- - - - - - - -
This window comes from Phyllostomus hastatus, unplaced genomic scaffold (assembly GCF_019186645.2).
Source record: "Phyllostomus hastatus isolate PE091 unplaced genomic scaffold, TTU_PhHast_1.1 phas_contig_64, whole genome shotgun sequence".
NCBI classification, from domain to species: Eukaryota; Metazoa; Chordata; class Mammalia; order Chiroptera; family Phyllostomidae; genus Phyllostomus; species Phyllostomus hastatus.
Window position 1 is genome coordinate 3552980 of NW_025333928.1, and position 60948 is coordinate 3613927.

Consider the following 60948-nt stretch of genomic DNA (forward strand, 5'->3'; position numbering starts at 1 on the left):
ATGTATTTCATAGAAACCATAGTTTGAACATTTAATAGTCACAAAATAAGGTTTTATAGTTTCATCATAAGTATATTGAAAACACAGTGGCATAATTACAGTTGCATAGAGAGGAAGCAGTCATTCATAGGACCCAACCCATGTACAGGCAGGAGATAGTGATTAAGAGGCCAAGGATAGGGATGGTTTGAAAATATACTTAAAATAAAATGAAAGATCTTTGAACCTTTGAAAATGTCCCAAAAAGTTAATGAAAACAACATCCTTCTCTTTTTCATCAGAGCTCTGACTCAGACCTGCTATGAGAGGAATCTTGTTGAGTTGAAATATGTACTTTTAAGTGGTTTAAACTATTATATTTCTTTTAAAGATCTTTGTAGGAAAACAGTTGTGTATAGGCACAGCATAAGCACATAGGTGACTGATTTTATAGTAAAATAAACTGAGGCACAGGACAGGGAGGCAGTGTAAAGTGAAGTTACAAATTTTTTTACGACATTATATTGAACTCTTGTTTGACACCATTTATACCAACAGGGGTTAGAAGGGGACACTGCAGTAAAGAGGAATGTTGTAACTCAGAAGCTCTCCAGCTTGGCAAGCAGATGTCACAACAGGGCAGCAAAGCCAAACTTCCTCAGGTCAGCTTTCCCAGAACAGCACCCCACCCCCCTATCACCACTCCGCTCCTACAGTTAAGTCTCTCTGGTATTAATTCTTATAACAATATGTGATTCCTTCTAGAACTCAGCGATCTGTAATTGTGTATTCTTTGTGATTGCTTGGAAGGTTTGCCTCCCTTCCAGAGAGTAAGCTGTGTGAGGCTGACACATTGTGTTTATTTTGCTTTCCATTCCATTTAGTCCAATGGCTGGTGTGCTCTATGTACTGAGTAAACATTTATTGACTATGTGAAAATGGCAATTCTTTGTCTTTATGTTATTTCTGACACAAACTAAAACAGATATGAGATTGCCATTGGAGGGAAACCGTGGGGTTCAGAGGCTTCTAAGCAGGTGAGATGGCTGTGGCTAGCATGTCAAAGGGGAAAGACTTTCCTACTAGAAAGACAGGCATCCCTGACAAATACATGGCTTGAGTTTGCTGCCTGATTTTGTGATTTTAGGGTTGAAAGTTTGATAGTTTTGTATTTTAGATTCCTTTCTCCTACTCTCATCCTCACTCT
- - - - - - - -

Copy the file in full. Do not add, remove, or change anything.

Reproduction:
This window comes from Phyllostomus hastatus, unplaced genomic scaffold (assembly GCF_019186645.2).
Source record: "Phyllostomus hastatus isolate PE091 unplaced genomic scaffold, TTU_PhHast_1.1 phas_contig_64, whole genome shotgun sequence".
NCBI classification, from domain to species: Eukaryota; Metazoa; Chordata; class Mammalia; order Chiroptera; family Phyllostomidae; genus Phyllostomus; species Phyllostomus hastatus.
Window position 1 is genome coordinate 3552980 of NW_025333928.1, and position 60948 is coordinate 3613927.

Consider the following 60948-nt stretch of genomic DNA (forward strand, 5'->3'; position numbering starts at 1 on the left):
ATGTATTTCATAGAAACCATAGTTTGAACATTTAATAGTCACAAAATAAGGTTTTATAGTTTCATCATAAGTATATTGAAAACACAGTGGCATAATTACAGTTGCATAGAGAGGAAGCAGTCATTCATAGGACCCAACCCATGTACAGGCAGGAGATAGTGATTAAGAGGCCAAGGATAGGGATGGTTTGAAAATATACTTAAAATAAAATGAAAGATCTTTGAACCTTTGAAAATGTCCCAAAAAGTTAATGAAAACAACATCCTTCTCTTTTTCATCAGAGCTCTGACTCAGACCTGCTATGAGAGGAATCTTGTTGAGTTGAAATATGTACTTTTAAGTGGTTTAAACTATTATATTTCTTTTAAAGATCTTTGTAGGAAAACAGTTGTGTATAGGCACAGCATAAGCACATAGGTGACTGATTTTATAGTAAAATAAACTGAGGCACAGGACAGGGAGGCAGTGTAAAGTGAAGTTACAAATTTTTTTACGACATTATATTGAACTCTTGTTTGACACCATTTATACCAACAGGGGTTAGAAGGGGACACTGCAGTAAAGAGGAATGTTGTAACTCAGAAGCTCTCCAGCTTGGCAAGCAGATGTCACAACAGGGCAGCAAAGCCAAACTTCCTCAGGTCAGCTTTCCCAGAACAGCACCCCACCCCCCTATCACCACTCCGCTCCTACAGTTAAGTCTCTCTGGTATTAATTCTTATAACAATATGTGATTCCTTCTAGAACTCAGCGATCTGTAATTGTGTATTCTTTGTGATTGCTTGGAAGGTTTGCCTCCCTTCCAGAGAGTAAGCTGTGTGAGGCTGACACATTGTGTTTATTTTGCTTTCCATTCCATTTAGTCCAATGGCTGGTGTGCTCTATGTACTGAGTAAACATTTATTGACTATGTGAAAATGGCAATTCTTTGTCTTTATGTTATTTCTGACACAAACTAAAACAGATATGAGATTGCCATTGGAGGGAAACCGTGGGGTTCAGAGGCTTCTAAGCAGGTGAGATGGCTGTGGCTAGCATGTCAAAGGGGAAAGACTTTCCTACTAGAAAGACAGGCATCCCTGACAAATACATGGCTTGAGTTTGCTGCCTGATTTTGTGATTTTAGGGTTGAAAGTTTGATAGTTTTGTATTTTAGATTCCTTTCTCCTACTCTCATCCTCACTCT